Background: Conventional chemical fertilizers enhance agricultural output but deteriorate
soil quality and fertility while causation of health and environmental issues. Therefore, the continual
use of chemical fertilizers is not sustainable. Control release nanofertilizer is one of the solutions to said
issues. Nanofertilizers use metallic nanoparticles and toxic cross-linkers (e.g. Glutaraldehyde, Glyoxal
and Methacrylic Acid), which also pose risks to health and the environment. Synthetic, nonbiodegradable
costly raw material based nanofertilizers will also create new-generation-waste in the
future, which is not sustainable.
Objective: Development of an environment-friendly nanofertilizer for prolonged control release of plant
macronutrients-Nitrogen, Phosphorous and Potassium (NPK).
Methods: Chitosan was obtained from the deacetylation of chitin, which was extracted from the shrimp
exoskeleton. Micro/nanoparticles of chitosan were synthesized with the ionotropic gelation method, excluding
toxic cross-linkers. Macronutrient loaded nanoparticles were impregnated to micro and nanopores
in activated coir fiber followed by coating with a natural exudate water diffusional barrier.
Macronutrient release behaviour and efficacy of control release fertilizer were studied against conventional
Results: Mean size of nanoparticles was 100 nm. FTIR analysis showed the macronutrient interaction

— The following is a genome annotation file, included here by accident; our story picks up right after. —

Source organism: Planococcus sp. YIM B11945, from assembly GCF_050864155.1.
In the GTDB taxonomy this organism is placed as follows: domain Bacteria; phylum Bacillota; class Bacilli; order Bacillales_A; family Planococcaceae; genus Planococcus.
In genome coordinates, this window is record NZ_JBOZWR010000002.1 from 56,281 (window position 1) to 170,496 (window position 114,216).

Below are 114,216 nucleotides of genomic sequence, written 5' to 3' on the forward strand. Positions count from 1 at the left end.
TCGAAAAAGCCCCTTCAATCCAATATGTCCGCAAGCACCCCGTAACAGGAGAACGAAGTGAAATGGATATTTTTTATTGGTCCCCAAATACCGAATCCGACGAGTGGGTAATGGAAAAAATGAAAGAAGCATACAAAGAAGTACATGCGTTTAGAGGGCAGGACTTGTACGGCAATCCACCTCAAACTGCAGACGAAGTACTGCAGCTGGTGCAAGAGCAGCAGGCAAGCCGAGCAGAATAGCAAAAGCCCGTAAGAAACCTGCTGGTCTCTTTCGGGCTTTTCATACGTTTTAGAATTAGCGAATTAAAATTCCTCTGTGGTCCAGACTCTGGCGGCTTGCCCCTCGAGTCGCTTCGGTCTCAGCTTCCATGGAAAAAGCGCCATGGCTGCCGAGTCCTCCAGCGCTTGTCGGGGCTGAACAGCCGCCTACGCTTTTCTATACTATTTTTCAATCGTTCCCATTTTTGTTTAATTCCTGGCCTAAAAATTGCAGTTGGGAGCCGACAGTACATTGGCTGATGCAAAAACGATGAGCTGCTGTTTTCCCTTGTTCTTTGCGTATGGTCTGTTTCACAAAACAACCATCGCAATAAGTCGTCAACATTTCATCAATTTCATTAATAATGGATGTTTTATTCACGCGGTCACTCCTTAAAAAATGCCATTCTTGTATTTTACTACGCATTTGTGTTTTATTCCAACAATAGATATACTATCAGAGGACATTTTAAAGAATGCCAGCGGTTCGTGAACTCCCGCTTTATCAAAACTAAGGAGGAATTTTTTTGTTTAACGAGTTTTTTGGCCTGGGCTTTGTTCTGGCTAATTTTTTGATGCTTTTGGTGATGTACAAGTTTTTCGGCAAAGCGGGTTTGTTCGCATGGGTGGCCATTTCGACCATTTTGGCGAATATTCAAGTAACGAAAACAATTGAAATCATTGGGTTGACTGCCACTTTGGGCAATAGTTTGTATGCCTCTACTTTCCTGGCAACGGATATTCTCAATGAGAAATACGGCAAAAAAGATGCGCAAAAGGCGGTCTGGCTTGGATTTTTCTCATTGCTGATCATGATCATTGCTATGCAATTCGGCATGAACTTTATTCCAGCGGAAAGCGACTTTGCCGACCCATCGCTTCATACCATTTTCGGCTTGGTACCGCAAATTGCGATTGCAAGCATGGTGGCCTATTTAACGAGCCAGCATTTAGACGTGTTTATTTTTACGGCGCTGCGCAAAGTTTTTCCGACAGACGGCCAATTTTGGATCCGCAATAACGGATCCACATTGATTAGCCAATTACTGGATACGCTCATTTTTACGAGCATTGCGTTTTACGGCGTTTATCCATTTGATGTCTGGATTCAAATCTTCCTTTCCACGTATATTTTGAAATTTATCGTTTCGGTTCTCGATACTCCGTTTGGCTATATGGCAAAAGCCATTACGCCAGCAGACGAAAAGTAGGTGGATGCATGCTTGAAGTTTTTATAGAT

with micro/nanoparticles of chitosan. Macronutrients were incorporated into nanoparticles at 12% loading
efficiency and 20% entrapment efficiency. The developed fertilizer showed control release of macronutrients
even beyond 90 days, whereas commercial fertilizer showed an initial burst lasting a negligible
release after 30 days. Results from pot trials indicated that nanofertilizer enhances the yield performance
of rice plants against commercial fertilizer.
Conclusion: A green nanofertilizer can be developed with a simple method using biocompatible, biodegradable,
non-toxic and renewable natural based raw materials to prolong the control release of plant
macronutrients excluding toxic chemicals. Since the starting materials are coir fiber and shrimp exoskeleton,
which is a waste, it could significantly reduce the production cost hence present study discloses
an economically sound, environment-friendly and socially responsible nanofertilizer.